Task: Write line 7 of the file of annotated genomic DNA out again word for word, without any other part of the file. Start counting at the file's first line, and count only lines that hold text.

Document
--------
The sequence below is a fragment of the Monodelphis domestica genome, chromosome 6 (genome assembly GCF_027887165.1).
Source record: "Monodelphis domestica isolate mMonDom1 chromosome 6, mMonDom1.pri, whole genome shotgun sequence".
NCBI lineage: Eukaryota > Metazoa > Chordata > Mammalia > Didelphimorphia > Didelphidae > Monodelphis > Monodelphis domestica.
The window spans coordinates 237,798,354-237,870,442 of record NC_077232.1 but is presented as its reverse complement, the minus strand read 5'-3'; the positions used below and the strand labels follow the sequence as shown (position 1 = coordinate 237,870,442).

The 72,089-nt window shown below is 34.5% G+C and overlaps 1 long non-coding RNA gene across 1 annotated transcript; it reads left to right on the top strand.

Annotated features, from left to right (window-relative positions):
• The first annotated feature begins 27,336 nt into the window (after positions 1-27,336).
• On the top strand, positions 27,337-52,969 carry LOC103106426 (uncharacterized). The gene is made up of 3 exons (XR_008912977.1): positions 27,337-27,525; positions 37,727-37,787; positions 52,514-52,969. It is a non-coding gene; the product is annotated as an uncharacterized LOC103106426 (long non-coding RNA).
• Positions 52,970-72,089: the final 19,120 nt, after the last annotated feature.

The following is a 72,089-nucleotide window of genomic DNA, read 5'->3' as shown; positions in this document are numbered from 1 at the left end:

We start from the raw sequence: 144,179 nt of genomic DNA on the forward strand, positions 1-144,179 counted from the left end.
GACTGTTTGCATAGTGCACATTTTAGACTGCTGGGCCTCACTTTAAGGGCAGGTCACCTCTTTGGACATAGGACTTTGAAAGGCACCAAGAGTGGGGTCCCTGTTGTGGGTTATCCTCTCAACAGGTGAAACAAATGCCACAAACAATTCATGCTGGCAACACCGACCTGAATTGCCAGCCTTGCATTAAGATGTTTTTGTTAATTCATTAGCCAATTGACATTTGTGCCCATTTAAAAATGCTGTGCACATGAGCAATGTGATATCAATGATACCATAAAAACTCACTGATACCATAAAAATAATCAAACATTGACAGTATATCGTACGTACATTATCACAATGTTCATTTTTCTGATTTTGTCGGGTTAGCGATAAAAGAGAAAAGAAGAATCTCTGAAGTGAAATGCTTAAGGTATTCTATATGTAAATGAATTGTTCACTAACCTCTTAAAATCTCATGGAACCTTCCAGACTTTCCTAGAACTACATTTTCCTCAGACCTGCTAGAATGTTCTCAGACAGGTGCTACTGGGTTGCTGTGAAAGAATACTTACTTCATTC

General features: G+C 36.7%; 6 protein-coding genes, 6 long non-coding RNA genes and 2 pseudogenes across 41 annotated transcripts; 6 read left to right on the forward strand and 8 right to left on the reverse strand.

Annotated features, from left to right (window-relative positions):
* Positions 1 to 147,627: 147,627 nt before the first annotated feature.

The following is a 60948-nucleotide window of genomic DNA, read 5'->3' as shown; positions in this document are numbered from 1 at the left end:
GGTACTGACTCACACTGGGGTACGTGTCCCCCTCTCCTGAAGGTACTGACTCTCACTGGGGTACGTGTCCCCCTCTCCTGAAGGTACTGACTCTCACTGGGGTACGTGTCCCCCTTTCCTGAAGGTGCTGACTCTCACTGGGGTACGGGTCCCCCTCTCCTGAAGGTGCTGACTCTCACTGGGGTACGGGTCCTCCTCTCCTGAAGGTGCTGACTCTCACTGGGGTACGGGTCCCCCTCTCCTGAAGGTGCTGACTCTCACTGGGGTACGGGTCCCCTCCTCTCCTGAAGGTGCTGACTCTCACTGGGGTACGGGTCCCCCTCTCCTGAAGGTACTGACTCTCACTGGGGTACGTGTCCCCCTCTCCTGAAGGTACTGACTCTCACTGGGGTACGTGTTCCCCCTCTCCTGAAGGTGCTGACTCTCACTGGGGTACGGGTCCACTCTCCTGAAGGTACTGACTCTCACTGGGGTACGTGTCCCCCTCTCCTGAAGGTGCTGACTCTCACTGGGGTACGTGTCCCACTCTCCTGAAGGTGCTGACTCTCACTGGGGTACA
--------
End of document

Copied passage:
• The first annotated feature begins 27,336 nt into the window (after positions 1-27,336).